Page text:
In 1978 and 79, the first lady of Arkansas, Hillary Clinton, invested $1,000, in cattle futures. She had no prior experience or other qualifications to successfully compete in the very risky investment field of commodities. No
Any commodities trader would be thrilled to double their money in one year. Hillary outdid them. Her investment grew to a whopping $100,000.00. That’s a hundred times her initial investment. Impossible. And this was not deemed a bribe? For favors from her husband?
Here’s how she did it. A brokerage is often allowed to make trades for their clients without prior notification. That is because commodity futures can turn on a dime. The clients authorize their broker to trade on their behalf in an effort to reduce their losses when the market crashes. Or take profits when it goes up. At the end of the day, the brokerage house will have numerous buy and sell orders made by their brokers, employees of the brokerage firm, on the behalf of their client. When these are made the client doesn’t know what the trading price was. As the prices go up, they assign a buy order to Hillary’s account. When the go down they assign a sell order to Hillary’s account. There was no law against this practice. Is there a real victim in this? Yes, because it knocks someone whose trade was favorable out of line and their profits went to Hillary. Hillary couldn’t win unless someone took a loss.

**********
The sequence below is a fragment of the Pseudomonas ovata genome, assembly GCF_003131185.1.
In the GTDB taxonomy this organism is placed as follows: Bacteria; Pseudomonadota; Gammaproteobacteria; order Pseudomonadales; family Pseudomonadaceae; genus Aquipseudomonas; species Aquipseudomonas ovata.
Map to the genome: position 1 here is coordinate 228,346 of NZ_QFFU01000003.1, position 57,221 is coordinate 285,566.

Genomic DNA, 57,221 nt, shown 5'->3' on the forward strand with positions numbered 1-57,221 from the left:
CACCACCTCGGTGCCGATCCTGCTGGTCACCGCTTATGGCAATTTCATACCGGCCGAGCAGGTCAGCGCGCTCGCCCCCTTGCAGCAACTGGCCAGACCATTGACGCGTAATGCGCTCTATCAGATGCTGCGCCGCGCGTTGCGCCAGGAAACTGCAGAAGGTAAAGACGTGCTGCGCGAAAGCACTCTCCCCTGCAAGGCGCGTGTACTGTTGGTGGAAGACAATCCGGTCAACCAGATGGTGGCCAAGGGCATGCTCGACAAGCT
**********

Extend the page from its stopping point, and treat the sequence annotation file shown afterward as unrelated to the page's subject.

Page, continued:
This was obviously a bribe to the sitting Governor of Arkansas for favors either in the past or favors in the future. However, there were no repercussions. The law was changed because of this and now the trade has to be documented at the real-time and value when it was made.Image by Gerd Altmann from Pixabay